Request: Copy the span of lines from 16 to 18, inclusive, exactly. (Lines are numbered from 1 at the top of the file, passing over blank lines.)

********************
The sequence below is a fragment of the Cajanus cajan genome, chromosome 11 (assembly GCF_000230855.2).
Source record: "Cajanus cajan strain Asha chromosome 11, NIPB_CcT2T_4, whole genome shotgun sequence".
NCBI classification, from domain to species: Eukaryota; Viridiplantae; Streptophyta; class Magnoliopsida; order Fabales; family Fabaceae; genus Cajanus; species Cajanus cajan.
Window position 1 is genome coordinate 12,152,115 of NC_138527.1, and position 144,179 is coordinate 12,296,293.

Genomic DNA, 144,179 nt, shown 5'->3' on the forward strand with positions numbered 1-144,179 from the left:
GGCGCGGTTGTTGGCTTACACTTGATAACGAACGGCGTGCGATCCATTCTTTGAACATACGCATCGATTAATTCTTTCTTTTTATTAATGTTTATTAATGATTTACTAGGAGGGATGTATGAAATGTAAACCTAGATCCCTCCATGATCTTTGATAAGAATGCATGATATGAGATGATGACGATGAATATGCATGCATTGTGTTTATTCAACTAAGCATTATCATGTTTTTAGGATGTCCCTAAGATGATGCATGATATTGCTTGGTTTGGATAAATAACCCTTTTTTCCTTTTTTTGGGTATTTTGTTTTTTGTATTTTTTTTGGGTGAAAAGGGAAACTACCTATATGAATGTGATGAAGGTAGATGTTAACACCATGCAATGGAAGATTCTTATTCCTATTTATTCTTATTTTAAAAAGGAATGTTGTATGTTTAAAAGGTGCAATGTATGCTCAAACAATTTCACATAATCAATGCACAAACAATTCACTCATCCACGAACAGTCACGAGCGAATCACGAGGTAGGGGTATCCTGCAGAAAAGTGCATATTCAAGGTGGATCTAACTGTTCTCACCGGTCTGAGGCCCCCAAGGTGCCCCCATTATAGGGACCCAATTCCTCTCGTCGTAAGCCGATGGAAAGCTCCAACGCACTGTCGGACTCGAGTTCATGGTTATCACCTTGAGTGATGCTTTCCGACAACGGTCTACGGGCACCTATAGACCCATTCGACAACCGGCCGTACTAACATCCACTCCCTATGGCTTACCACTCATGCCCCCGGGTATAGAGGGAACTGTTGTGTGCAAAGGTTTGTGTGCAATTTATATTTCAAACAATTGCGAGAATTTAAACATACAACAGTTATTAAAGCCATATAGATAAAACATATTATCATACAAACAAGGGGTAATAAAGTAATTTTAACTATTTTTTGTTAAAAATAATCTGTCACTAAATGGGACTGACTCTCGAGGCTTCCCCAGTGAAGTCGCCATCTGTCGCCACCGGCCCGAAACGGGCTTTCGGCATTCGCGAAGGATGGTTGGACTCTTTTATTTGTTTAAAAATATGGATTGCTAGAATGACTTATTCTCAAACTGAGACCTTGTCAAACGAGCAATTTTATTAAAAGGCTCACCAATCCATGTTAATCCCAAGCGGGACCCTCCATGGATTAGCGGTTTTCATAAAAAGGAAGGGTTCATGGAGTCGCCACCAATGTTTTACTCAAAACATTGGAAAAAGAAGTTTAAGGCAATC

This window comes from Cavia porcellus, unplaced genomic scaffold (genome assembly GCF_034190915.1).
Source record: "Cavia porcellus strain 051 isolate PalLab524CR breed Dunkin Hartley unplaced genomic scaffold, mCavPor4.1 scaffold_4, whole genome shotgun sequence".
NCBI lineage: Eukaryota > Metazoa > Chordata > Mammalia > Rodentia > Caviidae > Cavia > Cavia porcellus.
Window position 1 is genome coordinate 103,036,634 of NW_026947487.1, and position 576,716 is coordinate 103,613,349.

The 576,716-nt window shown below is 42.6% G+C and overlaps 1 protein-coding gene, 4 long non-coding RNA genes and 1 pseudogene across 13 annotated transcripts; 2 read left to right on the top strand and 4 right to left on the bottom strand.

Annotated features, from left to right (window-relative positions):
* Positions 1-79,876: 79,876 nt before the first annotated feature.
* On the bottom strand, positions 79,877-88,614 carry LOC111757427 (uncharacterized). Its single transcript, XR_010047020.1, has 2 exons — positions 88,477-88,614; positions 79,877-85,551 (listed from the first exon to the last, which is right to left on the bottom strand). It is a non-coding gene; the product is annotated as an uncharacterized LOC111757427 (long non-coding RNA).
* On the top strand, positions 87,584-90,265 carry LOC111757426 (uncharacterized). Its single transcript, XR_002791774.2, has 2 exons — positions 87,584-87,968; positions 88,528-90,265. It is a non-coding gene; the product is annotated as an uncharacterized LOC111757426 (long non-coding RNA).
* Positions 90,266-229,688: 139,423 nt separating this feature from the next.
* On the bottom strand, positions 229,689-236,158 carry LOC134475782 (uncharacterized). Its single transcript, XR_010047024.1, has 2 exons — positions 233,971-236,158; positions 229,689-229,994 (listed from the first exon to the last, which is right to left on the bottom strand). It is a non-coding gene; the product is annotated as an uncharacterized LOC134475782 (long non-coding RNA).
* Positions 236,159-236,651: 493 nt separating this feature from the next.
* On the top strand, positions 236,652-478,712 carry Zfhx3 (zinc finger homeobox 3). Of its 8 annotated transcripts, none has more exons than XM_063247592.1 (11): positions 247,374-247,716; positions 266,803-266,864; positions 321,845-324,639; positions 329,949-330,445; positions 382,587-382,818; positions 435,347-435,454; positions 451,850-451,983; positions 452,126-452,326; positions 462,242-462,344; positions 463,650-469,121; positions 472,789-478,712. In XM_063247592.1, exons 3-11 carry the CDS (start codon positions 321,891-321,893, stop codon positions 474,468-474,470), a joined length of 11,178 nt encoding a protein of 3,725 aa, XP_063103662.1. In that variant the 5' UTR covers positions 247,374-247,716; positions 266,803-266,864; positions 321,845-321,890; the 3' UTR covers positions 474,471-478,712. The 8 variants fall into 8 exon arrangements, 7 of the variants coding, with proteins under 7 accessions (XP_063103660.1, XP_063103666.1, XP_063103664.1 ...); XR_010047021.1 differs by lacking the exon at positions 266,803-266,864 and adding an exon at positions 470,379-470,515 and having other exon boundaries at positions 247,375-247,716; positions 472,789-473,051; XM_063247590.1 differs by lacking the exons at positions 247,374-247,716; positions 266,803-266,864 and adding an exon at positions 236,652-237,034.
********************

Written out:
* Positions 90,266-229,688: 139,423 nt separating this feature from the next.
* On the bottom strand, positions 229,689-236,158 carry LOC134475782 (uncharacterized). Its single transcript, XR_010047024.1, has 2 exons — positions 233,971-236,158; positions 229,689-229,994 (listed from the first exon to the last, which is right to left on the bottom strand). It is a non-coding gene; the product is annotated as an uncharacterized LOC134475782 (long non-coding RNA).
* Positions 236,159-236,651: 493 nt separating this feature from the next.